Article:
Sarek Nat. Park/Anders Ekholm
Sarek National Park gives visitors an opportunity to set foot on virgin land and learn more about Sweden.
This park shows us, that the boundaries are different in people's consciousness. The area bears the stamp of the inland ice sheet, and a hike through Sarek is a trip through Sweden’s geological history.
The National Park is home to 100 glaciers, and six of Sweden’s 13 highest peaks. It is 2000 square kilometres of majestic untouched wilderness including breath-taking peaks, valleys and fast running mountain rivers.
Sarek National Park is a high alpine area where the Sami people have lived from time immemorial. The valleys and the mountain slopes are grazing land for three Sami communal groups engaged in reindeer husbandry: the Sirges, Jåhkågaska Tjiellde and Tuorpon.
You must be an experienced hiker and be adventurous to take Sarek to wander on their own. Remember that there are no marked trails or facilities of any kind. Always bring a compass, map, toilet paper and lots of adventure. And of course, a tent and mosquito nets.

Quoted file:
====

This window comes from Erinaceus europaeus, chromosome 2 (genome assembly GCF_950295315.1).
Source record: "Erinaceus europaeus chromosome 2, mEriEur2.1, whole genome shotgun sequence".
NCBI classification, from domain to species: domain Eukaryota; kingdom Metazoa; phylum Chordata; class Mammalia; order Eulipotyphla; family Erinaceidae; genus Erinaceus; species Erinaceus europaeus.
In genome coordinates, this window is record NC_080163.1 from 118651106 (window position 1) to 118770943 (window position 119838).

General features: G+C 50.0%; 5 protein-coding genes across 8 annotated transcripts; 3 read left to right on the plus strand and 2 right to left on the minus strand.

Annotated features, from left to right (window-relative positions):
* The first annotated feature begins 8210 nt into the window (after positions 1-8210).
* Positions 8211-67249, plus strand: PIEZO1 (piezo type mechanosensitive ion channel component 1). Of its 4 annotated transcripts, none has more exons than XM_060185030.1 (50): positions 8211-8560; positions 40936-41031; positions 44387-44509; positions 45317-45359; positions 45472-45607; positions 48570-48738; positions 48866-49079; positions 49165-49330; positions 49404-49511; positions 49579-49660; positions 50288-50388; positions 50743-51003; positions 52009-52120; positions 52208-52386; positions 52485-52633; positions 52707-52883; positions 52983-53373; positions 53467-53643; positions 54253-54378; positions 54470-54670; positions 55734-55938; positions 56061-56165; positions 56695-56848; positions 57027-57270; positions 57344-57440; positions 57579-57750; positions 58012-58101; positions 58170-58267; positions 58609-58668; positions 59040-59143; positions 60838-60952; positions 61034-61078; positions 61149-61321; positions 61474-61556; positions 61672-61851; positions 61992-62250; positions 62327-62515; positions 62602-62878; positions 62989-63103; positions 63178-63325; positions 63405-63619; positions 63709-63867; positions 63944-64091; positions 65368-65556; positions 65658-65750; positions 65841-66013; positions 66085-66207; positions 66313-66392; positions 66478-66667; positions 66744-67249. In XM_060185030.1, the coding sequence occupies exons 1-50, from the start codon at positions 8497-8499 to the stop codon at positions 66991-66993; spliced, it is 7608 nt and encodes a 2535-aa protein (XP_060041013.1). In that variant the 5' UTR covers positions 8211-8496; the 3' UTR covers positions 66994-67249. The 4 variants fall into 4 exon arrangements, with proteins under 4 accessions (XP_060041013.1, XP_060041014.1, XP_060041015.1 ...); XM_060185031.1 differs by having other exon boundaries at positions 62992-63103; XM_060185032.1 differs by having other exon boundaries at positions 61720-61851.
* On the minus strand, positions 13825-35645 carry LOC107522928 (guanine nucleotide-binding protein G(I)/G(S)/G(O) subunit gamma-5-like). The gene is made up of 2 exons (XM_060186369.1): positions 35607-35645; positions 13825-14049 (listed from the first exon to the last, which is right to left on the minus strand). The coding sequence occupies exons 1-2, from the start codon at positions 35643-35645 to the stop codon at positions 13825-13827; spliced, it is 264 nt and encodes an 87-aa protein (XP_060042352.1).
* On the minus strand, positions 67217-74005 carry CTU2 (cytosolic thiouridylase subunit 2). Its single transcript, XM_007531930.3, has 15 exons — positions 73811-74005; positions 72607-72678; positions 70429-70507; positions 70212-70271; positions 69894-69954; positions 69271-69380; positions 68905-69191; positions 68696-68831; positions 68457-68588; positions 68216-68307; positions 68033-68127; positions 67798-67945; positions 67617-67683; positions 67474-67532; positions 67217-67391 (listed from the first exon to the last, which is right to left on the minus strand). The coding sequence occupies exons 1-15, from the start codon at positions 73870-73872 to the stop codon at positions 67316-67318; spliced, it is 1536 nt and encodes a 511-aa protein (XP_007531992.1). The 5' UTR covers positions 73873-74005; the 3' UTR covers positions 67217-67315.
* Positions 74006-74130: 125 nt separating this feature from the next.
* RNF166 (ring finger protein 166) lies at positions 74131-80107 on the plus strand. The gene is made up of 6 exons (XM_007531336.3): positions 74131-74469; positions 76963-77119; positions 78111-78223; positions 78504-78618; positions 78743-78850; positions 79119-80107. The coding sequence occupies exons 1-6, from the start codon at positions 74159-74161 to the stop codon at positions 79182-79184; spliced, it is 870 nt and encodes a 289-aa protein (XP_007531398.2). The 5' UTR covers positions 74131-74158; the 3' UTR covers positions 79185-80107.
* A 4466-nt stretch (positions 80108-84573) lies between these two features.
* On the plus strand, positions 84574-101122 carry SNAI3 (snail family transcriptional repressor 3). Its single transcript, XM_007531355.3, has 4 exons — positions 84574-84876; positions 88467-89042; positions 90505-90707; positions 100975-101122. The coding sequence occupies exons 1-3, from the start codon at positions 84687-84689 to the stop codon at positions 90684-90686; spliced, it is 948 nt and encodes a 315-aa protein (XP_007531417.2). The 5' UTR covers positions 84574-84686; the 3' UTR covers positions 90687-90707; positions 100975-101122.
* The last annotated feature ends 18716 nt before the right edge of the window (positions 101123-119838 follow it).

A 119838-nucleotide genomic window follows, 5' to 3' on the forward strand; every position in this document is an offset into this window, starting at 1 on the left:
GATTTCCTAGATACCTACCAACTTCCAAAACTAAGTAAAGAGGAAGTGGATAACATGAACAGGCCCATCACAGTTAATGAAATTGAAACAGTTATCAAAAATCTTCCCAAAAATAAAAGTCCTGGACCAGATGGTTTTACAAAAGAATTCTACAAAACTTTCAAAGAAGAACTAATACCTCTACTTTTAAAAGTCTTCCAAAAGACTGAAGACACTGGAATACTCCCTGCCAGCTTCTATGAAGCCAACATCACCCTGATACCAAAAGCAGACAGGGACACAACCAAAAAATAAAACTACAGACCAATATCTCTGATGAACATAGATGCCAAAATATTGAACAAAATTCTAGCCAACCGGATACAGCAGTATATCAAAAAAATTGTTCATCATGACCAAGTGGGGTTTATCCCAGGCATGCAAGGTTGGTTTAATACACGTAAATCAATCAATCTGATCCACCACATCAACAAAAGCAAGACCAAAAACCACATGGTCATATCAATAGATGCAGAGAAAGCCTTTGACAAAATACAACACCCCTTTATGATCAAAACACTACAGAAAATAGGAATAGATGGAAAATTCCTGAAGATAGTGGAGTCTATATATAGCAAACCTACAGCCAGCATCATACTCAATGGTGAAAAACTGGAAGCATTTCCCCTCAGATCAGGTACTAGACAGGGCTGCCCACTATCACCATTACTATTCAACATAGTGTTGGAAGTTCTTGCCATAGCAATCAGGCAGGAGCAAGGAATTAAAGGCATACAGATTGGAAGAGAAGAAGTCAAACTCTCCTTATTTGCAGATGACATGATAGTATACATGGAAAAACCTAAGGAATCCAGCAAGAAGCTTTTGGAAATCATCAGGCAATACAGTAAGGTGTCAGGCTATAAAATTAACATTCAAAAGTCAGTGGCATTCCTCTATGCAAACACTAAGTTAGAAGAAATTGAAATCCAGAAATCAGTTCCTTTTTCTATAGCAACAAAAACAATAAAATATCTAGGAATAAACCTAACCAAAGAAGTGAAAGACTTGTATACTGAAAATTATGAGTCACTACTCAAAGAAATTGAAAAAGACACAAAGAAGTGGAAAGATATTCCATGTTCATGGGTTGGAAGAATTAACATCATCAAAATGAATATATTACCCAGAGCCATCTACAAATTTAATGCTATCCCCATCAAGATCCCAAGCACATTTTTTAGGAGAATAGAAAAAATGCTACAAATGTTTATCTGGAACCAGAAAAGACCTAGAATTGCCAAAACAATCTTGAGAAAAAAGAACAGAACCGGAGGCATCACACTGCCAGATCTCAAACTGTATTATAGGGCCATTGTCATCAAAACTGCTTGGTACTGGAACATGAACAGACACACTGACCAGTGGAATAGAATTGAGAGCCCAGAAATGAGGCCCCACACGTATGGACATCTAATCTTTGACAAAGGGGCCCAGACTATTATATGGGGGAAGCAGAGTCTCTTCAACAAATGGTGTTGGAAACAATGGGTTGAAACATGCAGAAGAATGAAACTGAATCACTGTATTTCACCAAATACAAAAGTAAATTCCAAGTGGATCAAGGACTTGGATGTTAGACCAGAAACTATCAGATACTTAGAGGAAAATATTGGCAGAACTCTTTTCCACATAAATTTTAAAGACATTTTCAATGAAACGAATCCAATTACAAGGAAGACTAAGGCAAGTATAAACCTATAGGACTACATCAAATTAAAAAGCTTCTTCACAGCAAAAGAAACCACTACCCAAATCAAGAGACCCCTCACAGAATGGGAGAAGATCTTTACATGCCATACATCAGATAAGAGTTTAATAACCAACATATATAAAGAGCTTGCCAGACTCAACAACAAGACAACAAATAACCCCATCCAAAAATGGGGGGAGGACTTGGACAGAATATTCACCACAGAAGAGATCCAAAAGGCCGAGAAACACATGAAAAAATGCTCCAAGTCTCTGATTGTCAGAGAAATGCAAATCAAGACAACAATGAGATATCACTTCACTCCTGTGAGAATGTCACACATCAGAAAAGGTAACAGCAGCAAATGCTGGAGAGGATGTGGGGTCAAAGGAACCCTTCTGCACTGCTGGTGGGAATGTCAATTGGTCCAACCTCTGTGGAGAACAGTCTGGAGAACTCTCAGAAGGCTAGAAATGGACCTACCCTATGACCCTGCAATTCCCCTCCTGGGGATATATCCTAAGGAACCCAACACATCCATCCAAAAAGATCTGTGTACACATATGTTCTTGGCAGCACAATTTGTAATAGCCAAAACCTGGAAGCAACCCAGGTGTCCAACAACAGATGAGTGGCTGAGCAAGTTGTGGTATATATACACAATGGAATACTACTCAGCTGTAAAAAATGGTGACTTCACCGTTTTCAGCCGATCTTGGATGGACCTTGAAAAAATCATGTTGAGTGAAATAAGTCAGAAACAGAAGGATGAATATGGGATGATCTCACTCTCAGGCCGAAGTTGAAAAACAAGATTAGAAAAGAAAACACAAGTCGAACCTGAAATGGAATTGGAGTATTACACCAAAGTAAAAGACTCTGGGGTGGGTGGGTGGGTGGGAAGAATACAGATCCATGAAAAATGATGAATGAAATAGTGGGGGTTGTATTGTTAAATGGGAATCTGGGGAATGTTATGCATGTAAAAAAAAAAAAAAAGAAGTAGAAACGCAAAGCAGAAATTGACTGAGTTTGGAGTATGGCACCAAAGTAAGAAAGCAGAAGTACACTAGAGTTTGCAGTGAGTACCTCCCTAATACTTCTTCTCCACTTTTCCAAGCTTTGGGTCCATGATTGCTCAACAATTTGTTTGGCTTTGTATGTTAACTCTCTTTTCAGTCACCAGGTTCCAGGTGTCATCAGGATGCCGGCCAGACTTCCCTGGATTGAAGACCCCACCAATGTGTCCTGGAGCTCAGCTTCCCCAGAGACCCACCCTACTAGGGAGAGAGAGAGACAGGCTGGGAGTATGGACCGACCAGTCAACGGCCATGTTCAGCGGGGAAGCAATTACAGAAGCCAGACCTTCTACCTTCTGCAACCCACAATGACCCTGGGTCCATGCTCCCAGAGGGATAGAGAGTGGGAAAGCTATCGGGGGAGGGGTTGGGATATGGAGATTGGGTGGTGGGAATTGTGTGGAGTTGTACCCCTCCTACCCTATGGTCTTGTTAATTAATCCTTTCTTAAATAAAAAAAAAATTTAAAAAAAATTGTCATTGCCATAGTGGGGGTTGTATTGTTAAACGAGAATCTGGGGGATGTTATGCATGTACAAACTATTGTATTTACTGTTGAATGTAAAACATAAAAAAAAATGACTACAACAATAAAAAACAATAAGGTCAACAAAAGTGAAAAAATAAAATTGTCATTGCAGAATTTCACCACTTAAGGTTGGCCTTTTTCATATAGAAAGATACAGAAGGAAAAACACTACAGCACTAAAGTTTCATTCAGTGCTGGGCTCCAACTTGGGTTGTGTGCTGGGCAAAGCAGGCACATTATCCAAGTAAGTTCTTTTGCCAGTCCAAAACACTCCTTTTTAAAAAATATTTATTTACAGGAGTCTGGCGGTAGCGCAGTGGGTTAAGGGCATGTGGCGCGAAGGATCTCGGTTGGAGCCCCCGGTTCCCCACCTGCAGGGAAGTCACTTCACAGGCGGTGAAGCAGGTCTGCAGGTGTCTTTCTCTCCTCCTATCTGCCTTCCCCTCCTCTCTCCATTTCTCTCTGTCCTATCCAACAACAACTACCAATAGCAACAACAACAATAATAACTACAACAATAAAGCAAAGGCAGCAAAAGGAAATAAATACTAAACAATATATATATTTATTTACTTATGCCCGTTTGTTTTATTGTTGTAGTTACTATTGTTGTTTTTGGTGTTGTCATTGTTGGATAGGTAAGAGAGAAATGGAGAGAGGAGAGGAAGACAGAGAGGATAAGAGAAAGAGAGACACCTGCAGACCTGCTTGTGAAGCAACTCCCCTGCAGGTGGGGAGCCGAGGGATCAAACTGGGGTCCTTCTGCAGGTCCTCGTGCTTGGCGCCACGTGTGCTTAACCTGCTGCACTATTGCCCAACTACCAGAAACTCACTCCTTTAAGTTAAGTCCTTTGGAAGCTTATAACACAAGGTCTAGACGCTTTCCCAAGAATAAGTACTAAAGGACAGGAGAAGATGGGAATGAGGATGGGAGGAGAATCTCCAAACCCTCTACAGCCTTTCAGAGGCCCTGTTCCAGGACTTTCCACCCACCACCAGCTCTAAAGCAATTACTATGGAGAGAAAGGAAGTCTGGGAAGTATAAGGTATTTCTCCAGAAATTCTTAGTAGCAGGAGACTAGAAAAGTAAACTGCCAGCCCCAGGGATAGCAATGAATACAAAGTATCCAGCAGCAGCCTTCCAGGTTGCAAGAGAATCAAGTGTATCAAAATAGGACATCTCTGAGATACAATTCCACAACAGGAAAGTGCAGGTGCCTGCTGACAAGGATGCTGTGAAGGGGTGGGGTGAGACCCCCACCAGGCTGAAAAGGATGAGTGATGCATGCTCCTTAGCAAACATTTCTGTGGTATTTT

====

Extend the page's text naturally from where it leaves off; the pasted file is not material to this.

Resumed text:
It is just the place for those who want to go out and test themselves, and that is exactly why Sarek so amazing. Here you do not worry about the risk of bumping into anyone else. Perhaps encounter in into a wild animal. But probably you will meet none whatsoever!
You will find Kungsleden in the eastern part of the park. You can also hike from Kvikkjokk in the south along the Tarra Valley, or from Saltoluokta, which is a mountain station with a highly recommended restaurant. From Ritsem, which lies north of Akkajaure, you can take the boat to the north of Sarek.
Sarek is one of Sweden’s most inaccessible national parks for anyone who cannot hike or ski in on their own. There are no roads leading up to the national park.
It is absolutely recommendable to book a guided tour here by one of the local tour operators.